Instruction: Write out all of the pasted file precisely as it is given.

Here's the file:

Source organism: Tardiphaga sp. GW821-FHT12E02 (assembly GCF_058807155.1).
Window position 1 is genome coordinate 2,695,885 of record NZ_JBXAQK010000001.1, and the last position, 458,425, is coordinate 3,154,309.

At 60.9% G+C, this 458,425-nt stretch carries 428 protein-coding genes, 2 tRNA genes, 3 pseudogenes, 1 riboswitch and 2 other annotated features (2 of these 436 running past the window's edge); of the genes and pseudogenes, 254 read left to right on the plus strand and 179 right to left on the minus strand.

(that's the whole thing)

Source organism: Tardiphaga sp. GW821-FHT12E02 (assembly GCF_058807155.1).
Window position 1 is genome coordinate 2,695,885 of record NZ_JBXAQK010000001.1, and the last position, 458,425, is coordinate 3,154,309.

At 60.9% G+C, this 458,425-nt stretch carries 428 protein-coding genes, 2 tRNA genes, 3 pseudogenes, 1 riboswitch and 2 other annotated features (2 of these 436 running past the window's edge); of the genes and pseudogenes, 254 read left to right on the plus strand and 179 right to left on the minus strand.